Monday, October 24, 2016

1860: Salter: Why do young people outgrow asthma?

For many centuries it was believed that most cases of asthma were present in children, and that as one ages the asthma has a high tendency of disappearing.  The first person, to my knowledge anyway, to come up with a theory as to why this was believed, was Dr. Henry Hyde Salter. 

Dr. Salter believed that asthma was a nervous disorder, and that some exciting cause excited the nervous system and this ultimately caused spasms of the bronchial muscles that constricts the air passages.  When this occurs blood in the pulmonary vessels is unable to move through the blocked portions of the lungs, and becomes congested. 

When asthma is pure (free from any organic changes), it is intermittent, meaning that the attacks come upon the patient and then go away for a long period of time prior to occurring again.  The period of time between the attacks is random or periodic and cannot be predicted. 

Salter believed asthma was more likely to be of the pure form the younger people were when they acquired it.  So asthmatics under the age of 15 had a greatest chance of outgrowing it, those between 20 and 40 a fair chance, and over 40 a rare chance. 

"Now, why is this?" Salter asked.  "Why, caeterus paribus, (everything else being equal) should age have such a determining influence on the tendency of asthma?

He answered his own question:

1.  The young are more capable of repair:  "Partly for the reasons that I have mentioned—that in the young the powers of repair are great, in those advanced in life feeble; that in the young the pulmonary congestion that always accompanies asthma completely vanishes in the intervals of the attacks, the capillaries recover their tone, and the nutritional balance of the lungs is regained; whereas in the old the engorged capillaries are slower in recovering themselves, and the pulmonary congestion hangs about the patient some time after the asthmatic spasm has disappeared, manifesting itself by a profuse mucous exudation, and a certain thickness of breathing and incapacity for exertion. If the attacks are frequent this pulmonary congestion never entirely vanishes, and thus is produced a kind of spurious chronic bronchitis, with a tendency to aggravation by each attack, which is one of the worst and commonest complications of the asthma of the old."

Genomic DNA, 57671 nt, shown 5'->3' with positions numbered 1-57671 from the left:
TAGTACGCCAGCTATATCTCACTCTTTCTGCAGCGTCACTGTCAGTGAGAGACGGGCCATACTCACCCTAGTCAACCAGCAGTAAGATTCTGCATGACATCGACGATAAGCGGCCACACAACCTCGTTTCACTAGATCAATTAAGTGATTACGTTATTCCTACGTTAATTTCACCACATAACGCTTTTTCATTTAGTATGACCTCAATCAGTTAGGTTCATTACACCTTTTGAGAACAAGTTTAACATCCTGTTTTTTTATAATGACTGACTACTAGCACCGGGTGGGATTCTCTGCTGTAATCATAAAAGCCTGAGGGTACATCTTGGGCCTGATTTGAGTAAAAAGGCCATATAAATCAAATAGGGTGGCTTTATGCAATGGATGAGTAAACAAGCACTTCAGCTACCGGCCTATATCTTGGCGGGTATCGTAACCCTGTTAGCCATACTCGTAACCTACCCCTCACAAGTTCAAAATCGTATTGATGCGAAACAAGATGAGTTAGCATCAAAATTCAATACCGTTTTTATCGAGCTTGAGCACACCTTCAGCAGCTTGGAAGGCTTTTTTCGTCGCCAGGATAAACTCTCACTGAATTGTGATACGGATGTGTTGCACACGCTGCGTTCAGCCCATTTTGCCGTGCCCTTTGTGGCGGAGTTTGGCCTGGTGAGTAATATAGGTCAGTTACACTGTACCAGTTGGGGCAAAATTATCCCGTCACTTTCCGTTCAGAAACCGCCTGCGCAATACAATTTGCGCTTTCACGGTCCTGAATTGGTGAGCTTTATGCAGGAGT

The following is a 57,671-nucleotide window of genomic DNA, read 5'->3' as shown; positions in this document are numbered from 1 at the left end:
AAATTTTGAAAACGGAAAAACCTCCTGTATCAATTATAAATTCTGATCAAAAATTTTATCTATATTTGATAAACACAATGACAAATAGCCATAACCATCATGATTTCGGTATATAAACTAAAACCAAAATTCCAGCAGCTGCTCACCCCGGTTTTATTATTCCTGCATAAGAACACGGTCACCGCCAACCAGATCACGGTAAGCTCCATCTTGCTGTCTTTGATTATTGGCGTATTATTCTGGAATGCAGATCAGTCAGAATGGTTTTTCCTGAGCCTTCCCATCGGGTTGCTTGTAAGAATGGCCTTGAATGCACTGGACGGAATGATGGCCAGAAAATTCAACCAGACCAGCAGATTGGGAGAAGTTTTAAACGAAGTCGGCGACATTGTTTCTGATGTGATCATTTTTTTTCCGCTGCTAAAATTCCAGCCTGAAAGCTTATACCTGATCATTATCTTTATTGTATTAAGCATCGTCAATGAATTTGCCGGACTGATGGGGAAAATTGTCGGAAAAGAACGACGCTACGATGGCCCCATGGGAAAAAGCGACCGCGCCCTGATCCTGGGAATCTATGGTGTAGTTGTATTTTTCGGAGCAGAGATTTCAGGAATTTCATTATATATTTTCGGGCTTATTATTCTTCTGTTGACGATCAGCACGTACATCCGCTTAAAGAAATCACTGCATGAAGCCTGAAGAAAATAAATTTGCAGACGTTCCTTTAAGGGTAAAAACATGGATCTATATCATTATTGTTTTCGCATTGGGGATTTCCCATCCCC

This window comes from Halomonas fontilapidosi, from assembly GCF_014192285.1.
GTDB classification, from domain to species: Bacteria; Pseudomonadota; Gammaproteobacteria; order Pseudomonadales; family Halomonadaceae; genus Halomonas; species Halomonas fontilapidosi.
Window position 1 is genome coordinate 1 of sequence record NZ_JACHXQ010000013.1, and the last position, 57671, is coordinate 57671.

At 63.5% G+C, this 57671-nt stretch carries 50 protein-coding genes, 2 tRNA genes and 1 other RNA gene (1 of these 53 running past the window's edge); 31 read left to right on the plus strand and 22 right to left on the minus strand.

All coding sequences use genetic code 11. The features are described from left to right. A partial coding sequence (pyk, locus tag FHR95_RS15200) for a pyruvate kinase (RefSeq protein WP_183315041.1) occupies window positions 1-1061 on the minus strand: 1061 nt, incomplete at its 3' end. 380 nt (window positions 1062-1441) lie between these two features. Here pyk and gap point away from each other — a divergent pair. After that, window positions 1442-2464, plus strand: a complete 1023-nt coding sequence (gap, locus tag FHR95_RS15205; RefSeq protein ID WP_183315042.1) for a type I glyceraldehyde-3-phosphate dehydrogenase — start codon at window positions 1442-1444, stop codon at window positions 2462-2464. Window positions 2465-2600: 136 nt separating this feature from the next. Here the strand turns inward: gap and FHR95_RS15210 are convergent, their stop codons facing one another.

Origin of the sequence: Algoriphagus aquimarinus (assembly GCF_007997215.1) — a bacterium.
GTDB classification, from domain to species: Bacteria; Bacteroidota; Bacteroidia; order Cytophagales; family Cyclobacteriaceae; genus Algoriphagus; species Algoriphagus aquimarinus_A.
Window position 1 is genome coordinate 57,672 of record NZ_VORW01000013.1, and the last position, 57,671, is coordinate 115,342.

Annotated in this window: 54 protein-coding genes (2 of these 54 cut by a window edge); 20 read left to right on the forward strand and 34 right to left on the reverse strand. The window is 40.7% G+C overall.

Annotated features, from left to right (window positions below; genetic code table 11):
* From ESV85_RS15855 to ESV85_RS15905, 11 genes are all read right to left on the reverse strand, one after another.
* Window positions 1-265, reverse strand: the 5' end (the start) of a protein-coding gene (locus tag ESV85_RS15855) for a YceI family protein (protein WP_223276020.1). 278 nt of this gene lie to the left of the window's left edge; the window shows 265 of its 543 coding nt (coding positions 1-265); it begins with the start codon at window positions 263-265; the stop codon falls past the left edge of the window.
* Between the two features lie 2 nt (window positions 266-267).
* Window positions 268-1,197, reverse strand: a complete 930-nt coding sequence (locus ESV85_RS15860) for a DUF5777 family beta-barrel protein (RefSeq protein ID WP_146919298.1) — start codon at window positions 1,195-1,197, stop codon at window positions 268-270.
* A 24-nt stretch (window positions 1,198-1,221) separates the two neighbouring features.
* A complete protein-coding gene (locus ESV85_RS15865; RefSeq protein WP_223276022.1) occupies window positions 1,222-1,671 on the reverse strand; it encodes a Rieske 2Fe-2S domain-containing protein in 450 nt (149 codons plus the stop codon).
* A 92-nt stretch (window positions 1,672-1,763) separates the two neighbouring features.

2.  The young are less likely to develop chronic bronchitis:  "Another complication of asthma—dilated right heart —is much more apt to occur in the old than in the young, and for the very reason that the dyspnoea in the old is so apt, by the generation of this spurious bronchitis of which I have been speaking, to pass from the occasional and intermittent form characteristic of pure asthma, and become continuous and permanent . As far as I have seen, the right side of the heart never becomes dilated by asthma, however severe the dyspnoea may be during the attacks, if the intervals between them are considerable, and the recovery in those intervals complete. It is a continued and not an occasional and transient arrest of the pulmonary circulation that dilates the right side of the heart. It is from this fact that we see dilatation of the right side of the heart, venous stasis, and general dropsy so much more common as a result of chronic bronchitis than of asthma."